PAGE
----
> You cannot see an atom with a light microscope. However, in 1981, a type of microscope called a scanning tunneling microscope (STM) was developed.
> The scanning tunneling microscope (STM) works by scanning a very sharp metal wire tip over a surface. By bringing the tip very close to the surface, and by applying an electrical voltage to the tip or sample, we can image the surface at an extremely small scale – down to resolving individual atoms. ( Edit: calculations are made by a computer model)
So, we see things with the light, but we can observe with other things too. Light is said to be the fastest of them all? What is the speed of light?
> The speed of light in a vacuum is 186,282 miles per second (299,792 kilometers per second), and in theory nothing can travel faster than light.
What is the speed of electron neutrino, the smallest confirmed particle?
> Neutrinos are subatomic particles that have almost no mass and can zip through entire planets as if they are not there. Being nearly massless, neutrinos should travel at nearly the speed of light, which is approximately 186,000 miles (299,338 kilometers) a second.
So, they are not so fast. What is the size of a photon?
> A Photon is the Quantum of Electromagnetic Radiation while an atom is the fundamental constituent of all the Matter. ... Its size may be similar to the size of subatomic particles like Electron but it's smaller than an atom.
>In this way you could say the “size” of photon is basically the width of its wavelength. The wavelength of green light is about 500 nanometers, or two thousandths of a millimeter.
So, we don't perceive it, we perceive like a whip of energy, but not a particle itself? What about the white light? Is it bigger, smaller, what it is by nature?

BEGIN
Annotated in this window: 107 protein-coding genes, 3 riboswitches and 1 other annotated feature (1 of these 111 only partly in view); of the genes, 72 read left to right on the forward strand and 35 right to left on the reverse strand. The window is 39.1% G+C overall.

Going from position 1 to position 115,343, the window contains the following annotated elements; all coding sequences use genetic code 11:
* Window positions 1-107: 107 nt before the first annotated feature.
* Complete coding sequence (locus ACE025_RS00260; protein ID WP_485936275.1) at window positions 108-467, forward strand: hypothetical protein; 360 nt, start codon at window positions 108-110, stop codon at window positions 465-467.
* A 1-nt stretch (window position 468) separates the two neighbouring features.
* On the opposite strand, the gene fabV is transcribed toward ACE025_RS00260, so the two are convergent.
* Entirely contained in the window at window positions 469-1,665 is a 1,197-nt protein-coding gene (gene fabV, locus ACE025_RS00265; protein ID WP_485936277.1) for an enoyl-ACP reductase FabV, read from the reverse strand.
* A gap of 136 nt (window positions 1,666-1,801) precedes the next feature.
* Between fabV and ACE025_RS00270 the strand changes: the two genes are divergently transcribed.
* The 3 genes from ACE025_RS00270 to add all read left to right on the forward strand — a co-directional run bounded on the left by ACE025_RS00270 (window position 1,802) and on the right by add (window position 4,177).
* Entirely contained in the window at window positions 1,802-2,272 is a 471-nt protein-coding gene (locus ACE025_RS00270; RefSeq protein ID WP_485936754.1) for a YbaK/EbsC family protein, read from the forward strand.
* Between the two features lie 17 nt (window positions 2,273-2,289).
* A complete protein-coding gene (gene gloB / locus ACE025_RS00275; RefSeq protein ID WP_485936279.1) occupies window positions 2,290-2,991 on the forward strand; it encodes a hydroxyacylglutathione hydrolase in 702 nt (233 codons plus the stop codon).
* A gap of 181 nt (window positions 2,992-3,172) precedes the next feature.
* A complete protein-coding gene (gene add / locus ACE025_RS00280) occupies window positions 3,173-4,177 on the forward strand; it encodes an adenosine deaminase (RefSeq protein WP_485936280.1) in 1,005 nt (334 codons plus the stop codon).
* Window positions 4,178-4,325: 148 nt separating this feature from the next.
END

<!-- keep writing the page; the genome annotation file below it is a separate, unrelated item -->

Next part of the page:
> White light is combined form of all visible lights and each light has its own frequency frequency.
So a bigger thing like photon travels faster than smaller thing like electron neutrino plus bigger thing at the visible light energy can't go though the matter even when it is taken that a photon is EM radiation... but other energy levels of photon are not that fast, but can go through the matter...? Eh, that's a mess. Does all these EM have photons? Not only the light?
> Radio waves, gamma-rays, visible light, and all the other parts of the electromagnetic spectrum are electromagnetic radiation. Electromagnetic radiation can be described in terms of a stream of mass-less particles, called photons, each traveling in a wave-like pattern at the speed of light.
So, it is the same thing, just juiced up with different amount of energy?
> So photons are different particles possibly of the same type as they're all electromagnetic radiation and differ only in energy content. By the way, different photons have different energies not energy levels. Only composite particles have energy levels like atoms and molecules.
So, it is like a bovine, just a different breed? Or it is the same cow, but you gave it steroids? Can they be influenced by anything?